Jerusalem Archaeological Park
The Temple Mount in the Early Islamic Period

After the destruction of the Second Temple in 70 CE, the Temple Mount precinct was no longer the focus of religious worship in Jerusalem. In the Byzantine period it was deliberately left in ruins, and the religious center of the city shifted to the Church of the Holy Sepulchre and its neighborhood. This change was also meant to convey the ideological message of the ruling faith, demonstrating the superiority of Christianity over Judaism by stressing the new, Christian cult site and neglecting the site of the ruined Jewish temple. The Temple Mount became the city's refuse dump, as if to emphasize the fulfillment of Jesus' prophecy: "Behold, your house is left unto you desolate" (Matthew 23:38).

The significance of the Temple Mount as a central place of worship was revived after the Muslim conquest of Jerusalem in 638 CE. According to Muslim tradition, caliph 'Umar, the conqueror of Jerusalem, ordered clearance of the refuse and the building of a small Mosque, probably in the south part of the enclosure, where the Al-Aqsa Mosque now stands.
The main buildings on the Temple Mount enclosure, now known in Arabic as Al-Haram ash-Sharif (meaning: the Noble Sanctuary), were erected in the late seventh century CE, probably at the initiative of caliph 'Abd al-Malik. In this period the Dome of the Rock was built over the site, on which, according to Muslim tradition, Abraham bound his son for sacrifice and from which Muhammad ascended to heaven (Mi'raj) after his miraculous night journey (Al-Isra'). Still preserved today in its original form, the Dome of the Rock is one of the most impressive ancient monuments in Jerusalem.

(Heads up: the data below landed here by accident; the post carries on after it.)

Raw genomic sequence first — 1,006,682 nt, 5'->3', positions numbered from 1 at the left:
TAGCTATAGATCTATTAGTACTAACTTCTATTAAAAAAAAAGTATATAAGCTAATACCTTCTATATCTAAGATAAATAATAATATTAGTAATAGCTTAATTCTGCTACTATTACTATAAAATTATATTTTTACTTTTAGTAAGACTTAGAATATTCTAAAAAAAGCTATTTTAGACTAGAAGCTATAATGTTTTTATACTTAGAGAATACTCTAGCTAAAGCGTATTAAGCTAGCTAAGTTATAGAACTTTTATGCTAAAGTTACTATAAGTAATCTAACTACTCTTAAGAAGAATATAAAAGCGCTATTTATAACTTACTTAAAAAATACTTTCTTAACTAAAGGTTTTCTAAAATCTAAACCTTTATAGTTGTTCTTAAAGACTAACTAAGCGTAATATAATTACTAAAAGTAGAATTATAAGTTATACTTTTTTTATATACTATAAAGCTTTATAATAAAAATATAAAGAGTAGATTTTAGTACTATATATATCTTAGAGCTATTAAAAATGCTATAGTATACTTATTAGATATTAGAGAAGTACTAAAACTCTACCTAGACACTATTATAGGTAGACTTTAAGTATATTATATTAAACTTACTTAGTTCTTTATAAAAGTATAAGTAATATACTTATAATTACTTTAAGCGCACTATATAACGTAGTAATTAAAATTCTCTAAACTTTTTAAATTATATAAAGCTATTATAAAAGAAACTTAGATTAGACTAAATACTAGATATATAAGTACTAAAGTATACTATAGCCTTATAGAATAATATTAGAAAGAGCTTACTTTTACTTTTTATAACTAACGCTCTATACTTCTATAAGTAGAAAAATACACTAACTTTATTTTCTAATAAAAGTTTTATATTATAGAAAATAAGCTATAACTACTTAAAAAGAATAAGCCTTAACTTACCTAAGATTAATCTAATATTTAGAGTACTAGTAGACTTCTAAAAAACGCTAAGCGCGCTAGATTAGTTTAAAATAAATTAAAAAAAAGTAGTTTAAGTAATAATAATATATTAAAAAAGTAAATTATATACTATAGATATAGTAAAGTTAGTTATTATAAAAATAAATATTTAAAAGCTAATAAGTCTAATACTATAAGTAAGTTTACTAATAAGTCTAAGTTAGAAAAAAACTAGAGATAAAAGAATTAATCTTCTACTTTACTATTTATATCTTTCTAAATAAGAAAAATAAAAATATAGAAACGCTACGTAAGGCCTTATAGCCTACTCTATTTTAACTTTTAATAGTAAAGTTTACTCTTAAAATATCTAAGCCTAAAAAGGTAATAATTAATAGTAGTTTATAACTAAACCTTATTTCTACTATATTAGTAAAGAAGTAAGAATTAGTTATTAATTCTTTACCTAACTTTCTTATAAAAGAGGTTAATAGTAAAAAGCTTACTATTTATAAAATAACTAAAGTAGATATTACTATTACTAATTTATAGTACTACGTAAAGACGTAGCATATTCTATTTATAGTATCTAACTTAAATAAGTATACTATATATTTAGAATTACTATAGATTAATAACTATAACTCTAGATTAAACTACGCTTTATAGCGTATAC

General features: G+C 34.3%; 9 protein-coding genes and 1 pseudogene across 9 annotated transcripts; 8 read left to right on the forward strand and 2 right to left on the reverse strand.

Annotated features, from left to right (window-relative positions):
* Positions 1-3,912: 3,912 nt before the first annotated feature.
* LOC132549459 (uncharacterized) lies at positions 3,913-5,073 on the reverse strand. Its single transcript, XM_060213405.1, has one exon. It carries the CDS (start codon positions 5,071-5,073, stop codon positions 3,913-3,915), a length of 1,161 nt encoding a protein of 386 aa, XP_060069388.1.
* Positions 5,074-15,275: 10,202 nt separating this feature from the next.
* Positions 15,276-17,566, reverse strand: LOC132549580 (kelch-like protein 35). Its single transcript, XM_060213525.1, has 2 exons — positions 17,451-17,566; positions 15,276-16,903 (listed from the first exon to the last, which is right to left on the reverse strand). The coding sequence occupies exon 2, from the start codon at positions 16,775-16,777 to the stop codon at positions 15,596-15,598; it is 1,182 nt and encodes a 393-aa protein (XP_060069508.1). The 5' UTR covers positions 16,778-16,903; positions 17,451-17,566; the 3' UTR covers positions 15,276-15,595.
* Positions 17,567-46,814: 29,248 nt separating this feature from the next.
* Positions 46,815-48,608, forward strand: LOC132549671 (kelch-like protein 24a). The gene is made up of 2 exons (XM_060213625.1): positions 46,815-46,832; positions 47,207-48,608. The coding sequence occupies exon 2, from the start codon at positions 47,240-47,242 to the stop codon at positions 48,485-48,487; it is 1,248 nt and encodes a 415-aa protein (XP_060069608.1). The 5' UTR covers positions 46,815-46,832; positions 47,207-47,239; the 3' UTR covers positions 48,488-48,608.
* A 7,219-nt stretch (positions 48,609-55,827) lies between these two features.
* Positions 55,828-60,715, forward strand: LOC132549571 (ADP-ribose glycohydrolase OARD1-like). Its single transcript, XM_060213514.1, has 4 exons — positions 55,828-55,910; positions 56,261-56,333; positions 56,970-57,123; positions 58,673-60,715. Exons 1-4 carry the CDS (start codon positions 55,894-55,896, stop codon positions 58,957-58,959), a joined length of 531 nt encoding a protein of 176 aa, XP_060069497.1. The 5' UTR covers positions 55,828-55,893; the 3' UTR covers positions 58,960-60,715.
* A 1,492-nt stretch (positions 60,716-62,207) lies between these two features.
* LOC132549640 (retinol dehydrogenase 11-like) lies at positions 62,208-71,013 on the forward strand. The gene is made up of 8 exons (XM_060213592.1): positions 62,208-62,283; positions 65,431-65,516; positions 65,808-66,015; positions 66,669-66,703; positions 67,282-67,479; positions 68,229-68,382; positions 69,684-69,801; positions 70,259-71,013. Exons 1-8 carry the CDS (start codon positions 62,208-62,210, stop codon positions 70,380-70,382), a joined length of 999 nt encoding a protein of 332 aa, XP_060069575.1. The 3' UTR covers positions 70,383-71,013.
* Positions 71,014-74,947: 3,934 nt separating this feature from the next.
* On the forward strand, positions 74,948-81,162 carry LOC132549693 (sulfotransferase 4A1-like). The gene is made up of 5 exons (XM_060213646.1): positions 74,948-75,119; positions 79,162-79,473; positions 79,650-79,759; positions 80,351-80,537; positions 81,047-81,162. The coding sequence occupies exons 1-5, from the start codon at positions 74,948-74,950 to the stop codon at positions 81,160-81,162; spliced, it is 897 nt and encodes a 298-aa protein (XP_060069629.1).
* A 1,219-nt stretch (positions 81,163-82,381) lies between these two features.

Some scholars hold that the Dome of the Rock was erected to emphasize the superiority of Islam over Christianity; the impressive building standing out above all other buildings in the city and, in particular, overshadowing the nearby Church of the Holy Sepulchre. Another opinion attributes the large-scale construction in Jerusalem at this time to internal rivalries among Muslim factions and the desire of the Umayyad rulers to establish a new political and religious center.
The city's main Mosque, the Al-Aqsa Mosque, also built in this period, south of the Dome of the Rock, was - and still is - a central place of worship. This Mosque is identified in Muslim tradition as 'the farthest Mosque', mentioned in the Qur'an as the destination of Muhammad's night journey (Sura 17:1). Due to this identification, which appears mainly in medieval Muslim traditions, Jerusalem has become the third most sacred site in Islam, after the cities of Mecca and Medina.

In the early eighth century CE, under the reign of caliph Al-Walid, son of 'Abd al-Malik, various construction projects on the Temple Mount were completed and the large buildings, known as the Umayyad 'palaces', to the south and west were erected.

In the centuries following the Muslim conquest, some one hundred structures were erected in the Temple Mount precinct, including small chapels, open prayer platforms (mastabas), public drinking fountains (sabils) and religious schools (madrasas).
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